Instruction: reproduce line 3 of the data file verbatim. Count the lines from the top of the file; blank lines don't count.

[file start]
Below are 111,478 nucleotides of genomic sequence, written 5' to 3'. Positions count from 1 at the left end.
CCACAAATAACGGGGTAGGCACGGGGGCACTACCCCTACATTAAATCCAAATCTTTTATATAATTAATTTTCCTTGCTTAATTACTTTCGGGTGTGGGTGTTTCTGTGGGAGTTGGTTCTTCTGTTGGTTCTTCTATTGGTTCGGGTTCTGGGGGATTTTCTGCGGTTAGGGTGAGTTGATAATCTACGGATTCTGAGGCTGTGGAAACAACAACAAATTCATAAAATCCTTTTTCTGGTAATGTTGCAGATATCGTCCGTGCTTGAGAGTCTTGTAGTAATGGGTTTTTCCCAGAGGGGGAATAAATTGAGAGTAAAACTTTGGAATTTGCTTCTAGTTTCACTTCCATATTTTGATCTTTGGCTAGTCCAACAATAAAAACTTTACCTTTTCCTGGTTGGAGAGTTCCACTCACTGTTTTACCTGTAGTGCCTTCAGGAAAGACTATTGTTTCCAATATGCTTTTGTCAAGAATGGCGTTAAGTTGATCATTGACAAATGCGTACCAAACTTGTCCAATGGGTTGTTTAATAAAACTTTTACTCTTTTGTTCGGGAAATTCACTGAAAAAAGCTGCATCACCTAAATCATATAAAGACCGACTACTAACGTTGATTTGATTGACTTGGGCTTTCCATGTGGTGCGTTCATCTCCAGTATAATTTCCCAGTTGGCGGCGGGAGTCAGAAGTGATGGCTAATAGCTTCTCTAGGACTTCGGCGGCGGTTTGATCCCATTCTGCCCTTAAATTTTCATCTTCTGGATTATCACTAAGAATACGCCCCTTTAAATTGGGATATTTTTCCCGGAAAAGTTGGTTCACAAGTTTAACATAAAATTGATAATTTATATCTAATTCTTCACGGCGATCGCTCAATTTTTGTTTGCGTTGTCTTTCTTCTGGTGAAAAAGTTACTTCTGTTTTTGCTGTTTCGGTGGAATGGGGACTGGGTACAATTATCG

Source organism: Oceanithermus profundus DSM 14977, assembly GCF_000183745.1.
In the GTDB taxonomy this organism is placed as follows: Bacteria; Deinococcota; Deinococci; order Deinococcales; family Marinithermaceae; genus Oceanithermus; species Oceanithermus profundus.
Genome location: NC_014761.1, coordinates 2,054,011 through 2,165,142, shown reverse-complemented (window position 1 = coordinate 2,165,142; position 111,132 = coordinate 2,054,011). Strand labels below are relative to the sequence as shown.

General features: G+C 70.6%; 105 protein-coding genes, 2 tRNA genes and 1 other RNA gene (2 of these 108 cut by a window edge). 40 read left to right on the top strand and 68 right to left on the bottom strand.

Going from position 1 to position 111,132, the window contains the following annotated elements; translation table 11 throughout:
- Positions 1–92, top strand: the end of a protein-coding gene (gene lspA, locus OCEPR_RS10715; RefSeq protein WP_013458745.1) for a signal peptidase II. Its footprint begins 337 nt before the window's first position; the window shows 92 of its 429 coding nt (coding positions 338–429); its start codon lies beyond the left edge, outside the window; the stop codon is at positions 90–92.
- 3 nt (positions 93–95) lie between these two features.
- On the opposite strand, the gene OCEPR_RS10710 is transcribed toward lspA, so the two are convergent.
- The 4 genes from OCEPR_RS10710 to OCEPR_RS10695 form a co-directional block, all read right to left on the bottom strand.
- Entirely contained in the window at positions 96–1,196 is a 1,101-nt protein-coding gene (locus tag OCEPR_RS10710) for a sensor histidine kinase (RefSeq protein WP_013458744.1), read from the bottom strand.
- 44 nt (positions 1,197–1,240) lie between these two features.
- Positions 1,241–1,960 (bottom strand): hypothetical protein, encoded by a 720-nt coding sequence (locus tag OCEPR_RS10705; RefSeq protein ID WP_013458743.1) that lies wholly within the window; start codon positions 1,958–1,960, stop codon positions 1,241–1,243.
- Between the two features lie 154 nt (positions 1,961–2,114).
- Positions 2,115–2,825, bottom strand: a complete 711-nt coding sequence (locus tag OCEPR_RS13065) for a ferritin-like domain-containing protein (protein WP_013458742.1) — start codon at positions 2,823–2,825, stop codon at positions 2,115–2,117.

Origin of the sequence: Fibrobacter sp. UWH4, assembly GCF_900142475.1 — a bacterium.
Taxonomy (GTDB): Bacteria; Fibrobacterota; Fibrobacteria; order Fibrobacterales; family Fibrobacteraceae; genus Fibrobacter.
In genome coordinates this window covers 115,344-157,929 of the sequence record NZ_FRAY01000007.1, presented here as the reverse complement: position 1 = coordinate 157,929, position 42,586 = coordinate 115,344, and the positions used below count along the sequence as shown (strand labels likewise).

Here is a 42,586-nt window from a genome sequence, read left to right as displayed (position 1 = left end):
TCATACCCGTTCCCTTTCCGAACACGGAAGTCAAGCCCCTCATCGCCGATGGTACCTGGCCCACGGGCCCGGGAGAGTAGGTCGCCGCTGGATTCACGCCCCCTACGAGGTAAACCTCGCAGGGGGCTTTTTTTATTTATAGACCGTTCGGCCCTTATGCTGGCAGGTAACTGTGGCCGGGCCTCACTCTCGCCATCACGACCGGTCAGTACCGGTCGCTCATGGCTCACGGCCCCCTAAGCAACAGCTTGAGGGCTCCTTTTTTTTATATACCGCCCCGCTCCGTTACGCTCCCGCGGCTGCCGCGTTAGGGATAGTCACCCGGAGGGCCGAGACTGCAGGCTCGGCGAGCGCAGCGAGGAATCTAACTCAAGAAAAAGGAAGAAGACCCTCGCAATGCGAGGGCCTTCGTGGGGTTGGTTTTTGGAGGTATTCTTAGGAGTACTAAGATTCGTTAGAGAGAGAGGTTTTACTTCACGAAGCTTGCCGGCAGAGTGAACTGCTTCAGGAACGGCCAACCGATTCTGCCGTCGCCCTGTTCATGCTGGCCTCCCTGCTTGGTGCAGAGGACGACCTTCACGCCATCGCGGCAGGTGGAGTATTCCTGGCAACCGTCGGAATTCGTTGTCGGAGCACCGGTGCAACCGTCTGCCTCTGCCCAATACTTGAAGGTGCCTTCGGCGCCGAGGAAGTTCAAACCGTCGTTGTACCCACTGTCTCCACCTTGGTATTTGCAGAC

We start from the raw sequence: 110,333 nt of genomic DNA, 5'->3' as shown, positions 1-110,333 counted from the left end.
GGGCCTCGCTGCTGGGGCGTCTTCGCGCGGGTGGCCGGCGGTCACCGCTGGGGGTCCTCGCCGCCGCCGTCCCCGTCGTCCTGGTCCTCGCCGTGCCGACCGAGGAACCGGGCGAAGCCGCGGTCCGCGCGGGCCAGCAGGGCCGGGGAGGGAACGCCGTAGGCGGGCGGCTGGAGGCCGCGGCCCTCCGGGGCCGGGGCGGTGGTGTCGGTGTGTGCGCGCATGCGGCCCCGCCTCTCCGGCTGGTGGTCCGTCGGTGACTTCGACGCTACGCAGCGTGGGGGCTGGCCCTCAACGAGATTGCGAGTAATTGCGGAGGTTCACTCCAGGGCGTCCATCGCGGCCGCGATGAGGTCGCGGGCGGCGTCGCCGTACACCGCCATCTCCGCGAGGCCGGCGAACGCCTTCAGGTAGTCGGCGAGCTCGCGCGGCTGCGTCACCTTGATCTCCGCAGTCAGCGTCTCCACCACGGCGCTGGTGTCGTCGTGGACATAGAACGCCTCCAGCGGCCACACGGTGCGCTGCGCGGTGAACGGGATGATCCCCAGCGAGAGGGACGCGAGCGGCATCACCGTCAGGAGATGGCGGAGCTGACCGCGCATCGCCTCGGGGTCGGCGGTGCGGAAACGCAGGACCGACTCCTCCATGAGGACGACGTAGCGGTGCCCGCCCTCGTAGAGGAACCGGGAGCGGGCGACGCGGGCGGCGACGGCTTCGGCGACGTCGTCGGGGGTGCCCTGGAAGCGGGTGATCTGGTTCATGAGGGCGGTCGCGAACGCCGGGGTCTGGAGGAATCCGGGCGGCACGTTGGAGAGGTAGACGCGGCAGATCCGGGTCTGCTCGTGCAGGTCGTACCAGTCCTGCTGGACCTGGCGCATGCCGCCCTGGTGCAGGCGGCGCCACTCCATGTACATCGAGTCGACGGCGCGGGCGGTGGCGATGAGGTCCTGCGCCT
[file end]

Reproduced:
Source organism: Oceanithermus profundus DSM 14977, assembly GCF_000183745.1.